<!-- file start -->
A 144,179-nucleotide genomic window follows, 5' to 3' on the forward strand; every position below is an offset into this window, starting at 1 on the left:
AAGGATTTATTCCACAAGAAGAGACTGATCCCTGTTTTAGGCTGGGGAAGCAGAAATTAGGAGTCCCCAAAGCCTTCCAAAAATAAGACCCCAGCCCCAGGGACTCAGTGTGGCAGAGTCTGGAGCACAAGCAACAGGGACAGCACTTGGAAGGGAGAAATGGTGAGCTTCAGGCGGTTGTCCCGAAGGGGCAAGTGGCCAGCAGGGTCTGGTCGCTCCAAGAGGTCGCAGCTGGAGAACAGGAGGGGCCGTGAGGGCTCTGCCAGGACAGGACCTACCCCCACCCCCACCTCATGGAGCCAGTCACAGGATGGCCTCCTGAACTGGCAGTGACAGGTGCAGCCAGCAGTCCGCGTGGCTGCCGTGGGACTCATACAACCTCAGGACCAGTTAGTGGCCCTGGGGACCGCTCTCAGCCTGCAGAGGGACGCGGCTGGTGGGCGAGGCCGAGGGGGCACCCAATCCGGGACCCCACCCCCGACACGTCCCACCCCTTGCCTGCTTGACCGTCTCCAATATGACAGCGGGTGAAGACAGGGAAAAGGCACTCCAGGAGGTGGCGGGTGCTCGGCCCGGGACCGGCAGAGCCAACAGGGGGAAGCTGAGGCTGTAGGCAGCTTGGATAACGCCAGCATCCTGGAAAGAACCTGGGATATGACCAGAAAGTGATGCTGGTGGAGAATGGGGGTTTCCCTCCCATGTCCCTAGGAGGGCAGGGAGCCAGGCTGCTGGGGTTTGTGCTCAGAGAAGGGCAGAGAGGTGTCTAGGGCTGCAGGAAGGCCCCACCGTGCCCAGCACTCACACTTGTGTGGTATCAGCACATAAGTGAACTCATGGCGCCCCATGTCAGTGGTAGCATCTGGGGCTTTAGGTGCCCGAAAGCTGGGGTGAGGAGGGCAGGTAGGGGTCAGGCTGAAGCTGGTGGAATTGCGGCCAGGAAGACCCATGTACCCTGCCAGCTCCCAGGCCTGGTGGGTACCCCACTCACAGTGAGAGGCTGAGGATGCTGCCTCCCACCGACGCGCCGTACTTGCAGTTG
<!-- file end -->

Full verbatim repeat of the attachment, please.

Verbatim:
A 144,179-nucleotide genomic window follows, 5' to 3' on the forward strand; every position below is an offset into this window, starting at 1 on the left:
AAGGATTTATTCCACAAGAAGAGACTGATCCCTGTTTTAGGCTGGGGAAGCAGAAATTAGGAGTCCCCAAAGCCTTCCAAAAATAAGACCCCAGCCCCAGGGACTCAGTGTGGCAGAGTCTGGAGCACAAGCAACAGGGACAGCACTTGGAAGGGAGAAATGGTGAGCTTCAGGCGGTTGTCCCGAAGGGGCAAGTGGCCAGCAGGGTCTGGTCGCTCCAAGAGGTCGCAGCTGGAGAACAGGAGGGGCCGTGAGGGCTCTGCCAGGACAGGACCTACCCCCACCCCCACCTCATGGAGCCAGTCACAGGATGGCCTCCTGAACTGGCAGTGACAGGTGCAGCCAGCAGTCCGCGTGGCTGCCGTGGGACTCATACAACCTCAGGACCAGTTAGTGGCCCTGGGGACCGCTCTCAGCCTGCAGAGGGACGCGGCTGGTGGGCGAGGCCGAGGGGGCACCCAATCCGGGACCCCACCCCCGACACGTCCCACCCCTTGCCTGCTTGACCGTCTCCAATATGACAGCGGGTGAAGACAGGGAAAAGGCACTCCAGGAGGTGGCGGGTGCTCGGCCCGGGACCGGCAGAGCCAACAGGGGGAAGCTGAGGCTGTAGGCAGCTTGGATAACGCCAGCATCCTGGAAAGAACCTGGGATATGACCAGAAAGTGATGCTGGTGGAGAATGGGGGTTTCCCTCCCATGTCCCTAGGAGGGCAGGGAGCCAGGCTGCTGGGGTTTGTGCTCAGAGAAGGGCAGAGAGGTGTCTAGGGCTGCAGGAAGGCCCCACCGTGCCCAGCACTCACACTTGTGTGGTATCAGCACATAAGTGAACTCATGGCGCCCCATGTCAGTGGTAGCATCTGGGGCTTTAGGTGCCCGAAAGCTGGGGTGAGGAGGGCAGGTAGGGGTCAGGCTGAAGCTGGTGGAATTGCGGCCAGGAAGACCCATGTACCCTGCCAGCTCCCAGGCCTGGTGGGTACCCCACTCACAGTGAGAGGCTGAGGATGCTGCCTCCCACCGACGCGCCGTACTTGCAGTTG